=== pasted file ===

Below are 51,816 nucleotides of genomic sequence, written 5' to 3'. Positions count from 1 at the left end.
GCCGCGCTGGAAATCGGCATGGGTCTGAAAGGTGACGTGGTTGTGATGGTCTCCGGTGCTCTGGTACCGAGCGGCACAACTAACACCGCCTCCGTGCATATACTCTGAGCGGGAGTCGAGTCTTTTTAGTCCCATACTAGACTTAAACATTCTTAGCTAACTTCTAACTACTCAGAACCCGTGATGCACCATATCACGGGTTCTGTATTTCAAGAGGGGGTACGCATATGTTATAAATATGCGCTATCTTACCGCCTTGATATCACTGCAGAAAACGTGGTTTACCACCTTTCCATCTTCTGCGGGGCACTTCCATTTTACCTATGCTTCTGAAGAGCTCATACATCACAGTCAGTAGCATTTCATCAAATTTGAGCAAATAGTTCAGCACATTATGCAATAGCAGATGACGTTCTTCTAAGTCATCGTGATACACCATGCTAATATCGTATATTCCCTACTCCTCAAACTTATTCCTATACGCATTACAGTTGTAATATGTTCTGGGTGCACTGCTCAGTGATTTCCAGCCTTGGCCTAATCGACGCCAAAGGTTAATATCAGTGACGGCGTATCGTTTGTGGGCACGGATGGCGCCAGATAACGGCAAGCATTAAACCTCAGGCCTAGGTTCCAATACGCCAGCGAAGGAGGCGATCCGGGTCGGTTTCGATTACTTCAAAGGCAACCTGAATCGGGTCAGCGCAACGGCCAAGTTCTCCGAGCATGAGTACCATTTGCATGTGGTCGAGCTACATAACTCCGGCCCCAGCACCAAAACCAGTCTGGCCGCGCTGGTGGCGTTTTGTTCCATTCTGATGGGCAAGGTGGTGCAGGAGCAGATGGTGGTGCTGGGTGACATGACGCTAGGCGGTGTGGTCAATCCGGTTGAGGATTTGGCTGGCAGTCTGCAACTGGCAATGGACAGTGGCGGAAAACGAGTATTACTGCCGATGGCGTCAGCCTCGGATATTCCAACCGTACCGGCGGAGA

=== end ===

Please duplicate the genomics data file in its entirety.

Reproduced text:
Below are 51,816 nucleotides of genomic sequence, written 5' to 3'. Positions count from 1 at the left end.
GCCGCGCTGGAAATCGGCATGGGTCTGAAAGGTGACGTGGTTGTGATGGTCTCCGGTGCTCTGGTACCGAGCGGCACAACTAACACCGCCTCCGTGCATATACTCTGAGCGGGAGTCGAGTCTTTTTAGTCCCATACTAGACTTAAACATTCTTAGCTAACTTCTAACTACTCAGAACCCGTGATGCACCATATCACGGGTTCTGTATTTCAAGAGGGGGTACGCATATGTTATAAATATGCGCTATCTTACCGCCTTGATATCACTGCAGAAAACGTGGTTTACCACCTTTCCATCTTCTGCGGGGCACTTCCATTTTACCTATGCTTCTGAAGAGCTCATACATCACAGTCAGTAGCATTTCATCAAATTTGAGCAAATAGTTCAGCACATTATGCAATAGCAGATGACGTTCTTCTAAGTCATCGTGATACACCATGCTAATATCGTATATTCCCTACTCCTCAAACTTATTCCTATACGCATTACAGTTGTAATATGTTCTGGGTGCACTGCTCAGTGATTTCCAGCCTTGGCCTAATCGACGCCAAAGGTTAATATCAGTGACGGCGTATCGTTTGTGGGCACGGATGGCGCCAGATAACGGCAAGCATTAAACCTCAGGCCTAGGTTCCAATACGCCAGCGAAGGAGGCGATCCGGGTCGGTTTCGATTACTTCAAAGGCAACCTGAATCGGGTCAGCGCAACGGCCAAGTTCTCCGAGCATGAGTACCATTTGCATGTGGTCGAGCTACATAACTCCGGCCCCAGCACCAAAACCAGTCTGGCCGCGCTGGTGGCGTTTTGTTCCATTCTGATGGGCAAGGTGGTGCAGGAGCAGATGGTGGTGCTGGGTGACATGACGCTAGGCGGTGTGGTCAATCCGGTTGAGGATTTGGCTGGCAGTCTGCAACTGGCAATGGACAGTGGCGGAAAACGAGTATTACTGCCGATGGCGTCAGCCTCGGATATTCCAACCGTACCGGCGGAGA